MOA’s ethnographic objects originate from all over the world, including Asia, the Americas, the South Pacific, Africa and Europe.
Acquisitions & Donations
MOA’s acquisitions process guidelines gives potential donors and vendors information that may assist them in making decisions about the future of their collections.
Culturally Sensitive Materials
MOA is committed to working respectfully with originating communities. We know our collections contain items that are important to originating communities, and whose placement and care within the Museum continue to affect their values and beliefs. MOA recognizes that these objects may have a non-material side embodying cultural rights, values, knowledge and ideas which are not owned or possessed by MOA, but are retained by the originating communities. Information about the management of culturally sensitive materials at MOA can be found in our Management of Culturally Sensitive Material Guidelines.
The Museum’s mandate is to maintain objects purchased or donated by the public in a facility accessible by the public, to further research and education, and to offer assistance and access to originating communities. MOA considers all requests for repatriation seriously and on a case-by-case basis. The University of British Columbia governs the Museum of Anthropology; Policy 128 is the official UBC policy on repatriation as it applies to MOA.
Collections Object Access
MOA places a high priority on providing access to our collections for researchers, originating community members, and members of the public. There are several ways to access the ethnology collections:
- The Collections Online (MOA-CAT) is our online object catalogue where all the collection records are available for browsing and searching. If you have any questions about the objects on this online database, contact Collections at firstname.lastname@example.org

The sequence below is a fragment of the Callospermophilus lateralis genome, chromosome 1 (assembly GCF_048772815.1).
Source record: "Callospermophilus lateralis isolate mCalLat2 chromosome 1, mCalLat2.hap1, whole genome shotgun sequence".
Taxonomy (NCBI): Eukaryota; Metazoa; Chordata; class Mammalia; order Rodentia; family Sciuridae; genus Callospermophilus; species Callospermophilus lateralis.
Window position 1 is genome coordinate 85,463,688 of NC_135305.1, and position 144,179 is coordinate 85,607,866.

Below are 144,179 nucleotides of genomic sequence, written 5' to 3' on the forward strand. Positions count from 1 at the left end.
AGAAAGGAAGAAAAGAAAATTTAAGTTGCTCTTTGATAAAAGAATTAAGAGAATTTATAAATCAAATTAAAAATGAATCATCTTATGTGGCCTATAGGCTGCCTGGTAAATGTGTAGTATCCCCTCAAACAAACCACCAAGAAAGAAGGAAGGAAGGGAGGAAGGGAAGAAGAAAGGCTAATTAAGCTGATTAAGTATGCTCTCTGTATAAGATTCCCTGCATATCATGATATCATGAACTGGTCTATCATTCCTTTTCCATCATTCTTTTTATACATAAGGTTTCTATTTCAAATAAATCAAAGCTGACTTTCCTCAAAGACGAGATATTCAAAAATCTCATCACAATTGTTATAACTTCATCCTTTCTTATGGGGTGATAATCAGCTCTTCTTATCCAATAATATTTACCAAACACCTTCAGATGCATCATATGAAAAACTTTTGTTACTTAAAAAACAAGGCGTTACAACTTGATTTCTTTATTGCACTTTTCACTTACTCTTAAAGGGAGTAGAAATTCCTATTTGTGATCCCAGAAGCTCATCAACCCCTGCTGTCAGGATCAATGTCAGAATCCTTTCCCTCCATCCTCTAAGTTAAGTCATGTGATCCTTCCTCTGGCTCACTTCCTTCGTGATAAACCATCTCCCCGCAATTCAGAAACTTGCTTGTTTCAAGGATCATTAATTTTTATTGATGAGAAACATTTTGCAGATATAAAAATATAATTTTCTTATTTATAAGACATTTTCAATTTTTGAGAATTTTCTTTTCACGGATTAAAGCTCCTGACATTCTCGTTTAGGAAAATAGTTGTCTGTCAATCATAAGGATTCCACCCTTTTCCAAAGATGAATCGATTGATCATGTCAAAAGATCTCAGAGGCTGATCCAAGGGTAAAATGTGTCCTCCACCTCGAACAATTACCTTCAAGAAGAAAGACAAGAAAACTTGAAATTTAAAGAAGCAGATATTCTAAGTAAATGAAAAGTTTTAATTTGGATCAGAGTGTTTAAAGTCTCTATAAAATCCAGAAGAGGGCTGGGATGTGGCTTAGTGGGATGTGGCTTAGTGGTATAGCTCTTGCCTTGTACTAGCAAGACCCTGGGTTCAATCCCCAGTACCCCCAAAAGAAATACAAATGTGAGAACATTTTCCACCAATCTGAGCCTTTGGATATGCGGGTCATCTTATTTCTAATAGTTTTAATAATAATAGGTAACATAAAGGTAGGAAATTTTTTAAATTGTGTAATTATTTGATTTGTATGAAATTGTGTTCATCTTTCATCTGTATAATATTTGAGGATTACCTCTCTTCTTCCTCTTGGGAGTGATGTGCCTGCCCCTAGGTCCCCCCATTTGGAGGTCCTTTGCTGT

- The Reciprocal Research Network (RRN) is an online research environment that provides access to First Nations items from the Northwest Coast and British Columbia. It allows users to search through items from MOA as well as many other institutions.
- MOA provides access and research opportunities to community members, academics and other members of the public who have interest in MOA’s collections. Physical access to objects can be provided in one of our purpose-built research rooms.
Borrowing from the collections:
- Borrowing Conditions for Originating Communities: this brief guide to borrowing conditions and loans procedures is intended to provide potential borrowers with information on current practices at MOA to enable them to plan for loans more effectively.
- Borrowing Conditions for Institutions: this brief guide to borrowing conditions and loans procedures is intended to provide potential borrowers with information on current practices at the MOA to enable them to plan for loans more effectively. MOA’s internal process is complex and can take more time than one might expect.
Use of MOA images
MOA restricts the use of its object images for commercial purposes. In addition, some images are restricted by Canadian copyright law.